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Everyone has got their favorite "I cannot believe the folks at Apple didn't fix/deal with issue Y in Xcode...". Mine is unit tests and the debugging of unit tests. I've reviewed this document again:
but I still don't see any information that pertains to debugging unit tests. For months, we struggled under Xcode 3.1.x with a hacked workaround that involved creating a separate empty project, starting the debugger in that project, killing the executable and calling 'attach waitfor otest' and then starting the tests from our original iPhone project. This method involved endless shortcomings such as missing symbol information, breakpoints not always being hit, long turnaround times in the run/debug cycle, endlessly switching back and forth between project windows while debugging, etc, etc.
I filed an issue some time ago with DTS, and they gave me a procedure to debug unit tests from within our original project which was not too onerous and had the added advantage of being able to run and debug just one test class instead of having to run the entire suite. The steps were as follows:
How you debug the test depends on where it's running. You can debug simulator tests by creating a custom executable that uses "otest" executable (typically "/Developer/Tools/otest"), with arguments specifying your tests and bundle. For example, to run all tests in TestBundle, you'd have arguments:
-SenTest All $(BUILT_PRODUCTS_DIR)/TestBundle.octest
For this to work you will have to set some custom environment variables.
o DYLD_ROOT_PATH to "$(SDKROOT)"
o DYLD_FRAMEWORK_PATH to "$(BUILT_PRODUCTS_DIR):$(DEVELOPER_DIR)/Library/Frameworks:$(DYLD_FRAMEWORK_PATH)"
o IPHONE_SIMULATOR_ROOT to "$(SDKROOT)"
o CFFIXED_USER_HOME to "$(HOME)/Library/Application Support/iPhone Simulator/User/"
o OBJC_DISABLE_GC to "YES"
You also have to set the working directory to the project directory (in the General tab of the executable info window).
With these settings in place, you can set breakpoints in your unit test code and debug it by choosing "Build and Debug" from the Debug menu.
Unfortunately, this is now broken in Xcode 3.2.1. I get the following error when trying to run the tests:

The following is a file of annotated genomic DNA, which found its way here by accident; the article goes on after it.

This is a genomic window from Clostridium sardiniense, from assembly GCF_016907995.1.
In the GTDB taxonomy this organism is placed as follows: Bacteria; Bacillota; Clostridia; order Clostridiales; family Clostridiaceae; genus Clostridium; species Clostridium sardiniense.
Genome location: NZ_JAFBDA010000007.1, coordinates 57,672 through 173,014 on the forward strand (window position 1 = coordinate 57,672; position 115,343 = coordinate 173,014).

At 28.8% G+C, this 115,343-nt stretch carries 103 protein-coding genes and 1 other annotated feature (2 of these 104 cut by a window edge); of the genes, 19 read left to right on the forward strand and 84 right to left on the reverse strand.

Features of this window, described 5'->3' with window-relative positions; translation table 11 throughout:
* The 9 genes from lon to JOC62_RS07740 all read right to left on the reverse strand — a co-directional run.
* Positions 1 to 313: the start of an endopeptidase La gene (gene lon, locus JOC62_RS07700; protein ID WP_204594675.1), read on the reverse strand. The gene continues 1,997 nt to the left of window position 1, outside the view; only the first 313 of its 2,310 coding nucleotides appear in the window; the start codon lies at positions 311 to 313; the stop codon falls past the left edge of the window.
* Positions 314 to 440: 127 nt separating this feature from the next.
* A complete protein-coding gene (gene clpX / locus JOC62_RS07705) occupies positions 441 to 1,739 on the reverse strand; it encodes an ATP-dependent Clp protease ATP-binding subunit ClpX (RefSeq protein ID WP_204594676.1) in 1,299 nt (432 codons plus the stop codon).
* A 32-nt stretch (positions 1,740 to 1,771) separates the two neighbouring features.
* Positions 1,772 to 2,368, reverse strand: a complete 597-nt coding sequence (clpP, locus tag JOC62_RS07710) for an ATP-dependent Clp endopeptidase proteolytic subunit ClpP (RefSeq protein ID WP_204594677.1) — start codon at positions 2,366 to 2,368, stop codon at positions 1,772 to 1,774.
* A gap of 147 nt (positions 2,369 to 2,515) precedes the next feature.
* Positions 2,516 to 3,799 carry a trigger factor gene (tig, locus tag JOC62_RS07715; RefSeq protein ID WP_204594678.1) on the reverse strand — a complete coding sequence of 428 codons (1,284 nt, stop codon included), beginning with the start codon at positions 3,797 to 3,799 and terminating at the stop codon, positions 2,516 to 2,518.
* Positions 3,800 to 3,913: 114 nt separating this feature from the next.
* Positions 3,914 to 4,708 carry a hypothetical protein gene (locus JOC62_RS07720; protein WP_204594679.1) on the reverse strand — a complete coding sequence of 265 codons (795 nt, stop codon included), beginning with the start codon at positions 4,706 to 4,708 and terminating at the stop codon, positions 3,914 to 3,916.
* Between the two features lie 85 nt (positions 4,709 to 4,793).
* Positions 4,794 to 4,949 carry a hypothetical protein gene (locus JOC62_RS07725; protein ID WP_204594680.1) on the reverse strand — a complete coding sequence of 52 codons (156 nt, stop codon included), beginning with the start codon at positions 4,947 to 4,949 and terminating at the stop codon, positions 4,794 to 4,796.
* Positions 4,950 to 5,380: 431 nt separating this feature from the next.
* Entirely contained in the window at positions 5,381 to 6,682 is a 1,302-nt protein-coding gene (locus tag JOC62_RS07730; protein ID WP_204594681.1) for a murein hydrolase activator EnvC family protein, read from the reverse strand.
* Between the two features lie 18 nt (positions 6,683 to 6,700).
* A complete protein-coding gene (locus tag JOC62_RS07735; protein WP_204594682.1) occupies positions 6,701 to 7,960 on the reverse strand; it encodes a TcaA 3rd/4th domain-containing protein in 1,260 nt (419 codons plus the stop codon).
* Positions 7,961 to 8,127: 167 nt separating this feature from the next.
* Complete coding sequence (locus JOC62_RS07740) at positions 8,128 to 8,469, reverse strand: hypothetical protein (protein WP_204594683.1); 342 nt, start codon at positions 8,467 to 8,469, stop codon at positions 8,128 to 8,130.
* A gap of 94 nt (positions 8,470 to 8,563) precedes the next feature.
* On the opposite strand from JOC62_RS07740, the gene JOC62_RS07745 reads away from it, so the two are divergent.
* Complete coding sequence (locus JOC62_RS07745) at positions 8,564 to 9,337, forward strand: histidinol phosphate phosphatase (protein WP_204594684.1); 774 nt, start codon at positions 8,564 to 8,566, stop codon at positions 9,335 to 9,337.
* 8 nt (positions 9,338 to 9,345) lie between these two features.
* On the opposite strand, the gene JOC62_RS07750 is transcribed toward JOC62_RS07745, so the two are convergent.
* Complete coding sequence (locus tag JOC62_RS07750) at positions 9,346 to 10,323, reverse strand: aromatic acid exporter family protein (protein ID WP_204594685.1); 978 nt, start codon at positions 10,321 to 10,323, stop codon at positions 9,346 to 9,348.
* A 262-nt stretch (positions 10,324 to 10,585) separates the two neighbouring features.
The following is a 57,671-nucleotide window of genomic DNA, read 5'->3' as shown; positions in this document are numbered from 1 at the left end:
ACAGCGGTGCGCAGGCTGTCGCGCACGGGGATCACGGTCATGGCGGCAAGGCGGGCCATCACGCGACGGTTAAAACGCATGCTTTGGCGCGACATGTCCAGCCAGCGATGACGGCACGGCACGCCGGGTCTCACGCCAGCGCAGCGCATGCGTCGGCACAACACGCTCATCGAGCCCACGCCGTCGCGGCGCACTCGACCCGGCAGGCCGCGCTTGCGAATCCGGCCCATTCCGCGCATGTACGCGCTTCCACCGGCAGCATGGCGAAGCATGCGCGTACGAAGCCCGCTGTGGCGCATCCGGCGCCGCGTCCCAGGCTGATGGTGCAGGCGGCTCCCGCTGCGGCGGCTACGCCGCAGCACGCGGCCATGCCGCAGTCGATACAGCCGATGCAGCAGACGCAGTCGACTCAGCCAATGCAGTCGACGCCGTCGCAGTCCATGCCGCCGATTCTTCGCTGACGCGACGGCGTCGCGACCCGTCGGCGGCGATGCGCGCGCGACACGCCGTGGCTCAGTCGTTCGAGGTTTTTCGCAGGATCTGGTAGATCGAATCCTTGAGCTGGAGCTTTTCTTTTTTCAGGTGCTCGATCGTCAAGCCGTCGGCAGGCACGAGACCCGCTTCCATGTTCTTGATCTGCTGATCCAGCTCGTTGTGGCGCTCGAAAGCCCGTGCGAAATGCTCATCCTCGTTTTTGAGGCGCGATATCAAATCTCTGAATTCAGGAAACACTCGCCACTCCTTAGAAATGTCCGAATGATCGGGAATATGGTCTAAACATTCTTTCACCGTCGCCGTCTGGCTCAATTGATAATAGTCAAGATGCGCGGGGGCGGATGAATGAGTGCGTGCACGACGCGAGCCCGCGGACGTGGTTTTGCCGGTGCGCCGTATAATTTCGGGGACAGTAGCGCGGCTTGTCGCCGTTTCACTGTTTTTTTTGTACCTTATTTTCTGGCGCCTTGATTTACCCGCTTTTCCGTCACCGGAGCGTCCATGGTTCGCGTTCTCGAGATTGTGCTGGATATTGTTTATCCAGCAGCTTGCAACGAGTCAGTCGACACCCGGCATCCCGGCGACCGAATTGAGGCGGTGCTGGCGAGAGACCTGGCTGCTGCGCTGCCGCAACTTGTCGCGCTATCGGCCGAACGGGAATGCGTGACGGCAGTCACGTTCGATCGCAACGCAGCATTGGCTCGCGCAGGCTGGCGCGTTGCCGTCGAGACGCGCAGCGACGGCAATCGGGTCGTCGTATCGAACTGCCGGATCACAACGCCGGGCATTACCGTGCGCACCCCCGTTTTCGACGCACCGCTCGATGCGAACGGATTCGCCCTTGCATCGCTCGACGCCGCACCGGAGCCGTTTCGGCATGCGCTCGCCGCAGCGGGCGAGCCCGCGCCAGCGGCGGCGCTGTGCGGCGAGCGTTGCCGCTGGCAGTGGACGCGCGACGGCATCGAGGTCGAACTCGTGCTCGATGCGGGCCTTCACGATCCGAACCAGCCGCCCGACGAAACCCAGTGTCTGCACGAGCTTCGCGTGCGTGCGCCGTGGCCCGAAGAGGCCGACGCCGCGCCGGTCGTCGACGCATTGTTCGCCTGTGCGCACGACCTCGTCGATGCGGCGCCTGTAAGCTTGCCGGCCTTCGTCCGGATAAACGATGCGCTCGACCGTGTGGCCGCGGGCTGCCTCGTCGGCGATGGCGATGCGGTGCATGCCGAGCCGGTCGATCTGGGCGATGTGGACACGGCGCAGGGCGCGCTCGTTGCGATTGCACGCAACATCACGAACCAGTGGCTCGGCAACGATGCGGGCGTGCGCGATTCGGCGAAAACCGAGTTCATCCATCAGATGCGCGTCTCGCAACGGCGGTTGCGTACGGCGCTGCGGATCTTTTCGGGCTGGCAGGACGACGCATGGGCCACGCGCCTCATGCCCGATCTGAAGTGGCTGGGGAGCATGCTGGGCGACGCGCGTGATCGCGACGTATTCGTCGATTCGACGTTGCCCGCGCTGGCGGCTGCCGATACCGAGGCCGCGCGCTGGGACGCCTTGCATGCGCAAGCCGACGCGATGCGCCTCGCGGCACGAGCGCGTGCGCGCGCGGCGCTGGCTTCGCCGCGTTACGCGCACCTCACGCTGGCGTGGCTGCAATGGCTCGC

dyld: Symbol not found: _SCDynamicStoreCreate
Referenced from: /System/Library/Frameworks/CoreServices.framework/Versions/A/Frameworks/OSServices.framework/Versions/A/OSServices
Expected in: /Developer/Platforms/iPhoneSimulator.platform/Developer/SDKs/iPhoneSimulator3.1.3.sdk/System/Library/Frameworks/IOKit.framework/Versions/A/IOKit
DTS is telling me that this is a bug, and they are investigating a workaround.
In the meantime, I am absolutely dying here. I spent literally 30 seconds fixing some code that had a bug and then 6 hours trying to debug a silly problem in my unit tests that should have revealed this bug that I was trying to fix. Part of my time was wasted in trying to work around the above error, but the rest of the time was consumed with the old unreliable debugging methodology that arises from attaching to a process and having to run our full unit test suite to debug just one test in particular.
Some may argue that this is why you shouldn't bother with unit testing, because it consumes too much time for too little benefit. I won't go into that argument here, except to say that we don't have these problems in the Java world using other IDEs.
I would like to ask two things in this forum: 1) Does anyone know of a workaround to my problem besides the one that I already have that involves attaching to the unit tests and 2) Are these problems with debugging unit tests isolated to iPhone or does everyone suffer under this?
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